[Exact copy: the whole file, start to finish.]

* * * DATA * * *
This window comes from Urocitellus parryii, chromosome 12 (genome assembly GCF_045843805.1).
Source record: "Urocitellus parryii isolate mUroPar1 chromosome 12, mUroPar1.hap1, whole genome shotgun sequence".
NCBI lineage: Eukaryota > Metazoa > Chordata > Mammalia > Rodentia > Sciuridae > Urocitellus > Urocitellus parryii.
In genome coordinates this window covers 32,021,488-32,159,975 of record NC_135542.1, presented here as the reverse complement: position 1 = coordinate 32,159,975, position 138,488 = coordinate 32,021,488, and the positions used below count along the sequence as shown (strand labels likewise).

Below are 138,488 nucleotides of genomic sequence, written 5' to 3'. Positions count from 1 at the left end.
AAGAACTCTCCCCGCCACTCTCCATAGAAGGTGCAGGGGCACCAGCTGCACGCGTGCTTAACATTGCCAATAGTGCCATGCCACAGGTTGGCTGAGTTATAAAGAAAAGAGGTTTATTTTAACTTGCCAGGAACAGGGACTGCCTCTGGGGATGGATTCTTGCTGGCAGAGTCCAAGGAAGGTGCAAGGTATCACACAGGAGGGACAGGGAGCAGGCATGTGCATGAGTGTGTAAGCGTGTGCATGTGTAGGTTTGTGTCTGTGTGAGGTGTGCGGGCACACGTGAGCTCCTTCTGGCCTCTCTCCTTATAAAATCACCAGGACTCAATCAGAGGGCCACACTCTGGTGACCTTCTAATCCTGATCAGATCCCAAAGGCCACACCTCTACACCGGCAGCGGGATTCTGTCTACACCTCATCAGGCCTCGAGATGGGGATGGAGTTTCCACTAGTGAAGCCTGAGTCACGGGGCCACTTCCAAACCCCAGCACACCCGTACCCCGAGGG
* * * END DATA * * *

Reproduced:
This window comes from Urocitellus parryii, chromosome 12 (genome assembly GCF_045843805.1).
Source record: "Urocitellus parryii isolate mUroPar1 chromosome 12, mUroPar1.hap1, whole genome shotgun sequence".
NCBI lineage: Eukaryota > Metazoa > Chordata > Mammalia > Rodentia > Sciuridae > Urocitellus > Urocitellus parryii.
In genome coordinates this window covers 32,021,488-32,159,975 of record NC_135542.1, presented here as the reverse complement: position 1 = coordinate 32,159,975, position 138,488 = coordinate 32,021,488, and the positions used below count along the sequence as shown (strand labels likewise).

Below are 138,488 nucleotides of genomic sequence, written 5' to 3'. Positions count from 1 at the left end.
AAGAACTCTCCCCGCCACTCTCCATAGAAGGTGCAGGGGCACCAGCTGCACGCGTGCTTAACATTGCCAATAGTGCCATGCCACAGGTTGGCTGAGTTATAAAGAAAAGAGGTTTATTTTAACTTGCCAGGAACAGGGACTGCCTCTGGGGATGGATTCTTGCTGGCAGAGTCCAAGGAAGGTGCAAGGTATCACACAGGAGGGACAGGGAGCAGGCATGTGCATGAGTGTGTAAGCGTGTGCATGTGTAGGTTTGTGTCTGTGTGAGGTGTGCGGGCACACGTGAGCTCCTTCTGGCCTCTCTCCTTATAAAATCACCAGGACTCAATCAGAGGGCCACACTCTGGTGACCTTCTAATCCTGATCAGATCCCAAAGGCCACACCTCTACACCGGCAGCGGGATTCTGTCTACACCTCATCAGGCCTCGAGATGGGGATGGAGTTTCCACTAGTGAAGCCTGAGTCACGGGGCCACTTCCAAACCCCAGCACACCCGTACCCCGAGGG